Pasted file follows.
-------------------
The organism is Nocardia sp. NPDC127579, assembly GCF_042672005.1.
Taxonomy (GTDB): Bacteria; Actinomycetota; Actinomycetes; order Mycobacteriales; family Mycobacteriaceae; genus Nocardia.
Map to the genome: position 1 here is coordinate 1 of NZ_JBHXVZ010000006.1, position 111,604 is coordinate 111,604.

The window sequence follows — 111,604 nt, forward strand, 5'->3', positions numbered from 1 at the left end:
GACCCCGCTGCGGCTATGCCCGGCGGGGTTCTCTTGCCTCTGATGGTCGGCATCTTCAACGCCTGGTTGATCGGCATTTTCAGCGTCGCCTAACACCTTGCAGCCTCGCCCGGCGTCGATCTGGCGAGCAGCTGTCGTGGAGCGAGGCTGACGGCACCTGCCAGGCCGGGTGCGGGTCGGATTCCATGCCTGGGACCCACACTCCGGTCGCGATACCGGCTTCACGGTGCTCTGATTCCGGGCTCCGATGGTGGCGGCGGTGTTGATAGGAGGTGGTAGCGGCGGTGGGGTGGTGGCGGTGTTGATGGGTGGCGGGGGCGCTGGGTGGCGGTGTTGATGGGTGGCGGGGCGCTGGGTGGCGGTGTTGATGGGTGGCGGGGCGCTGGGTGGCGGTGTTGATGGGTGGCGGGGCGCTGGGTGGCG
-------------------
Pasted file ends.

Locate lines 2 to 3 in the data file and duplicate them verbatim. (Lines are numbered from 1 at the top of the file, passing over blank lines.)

Taxonomy (GTDB): Bacteria; Actinomycetota; Actinomycetes; order Mycobacteriales; family Mycobacteriaceae; genus Nocardia.
Map to the genome: position 1 here is coordinate 1 of NZ_JBHXVZ010000006.1, position 111,604 is coordinate 111,604.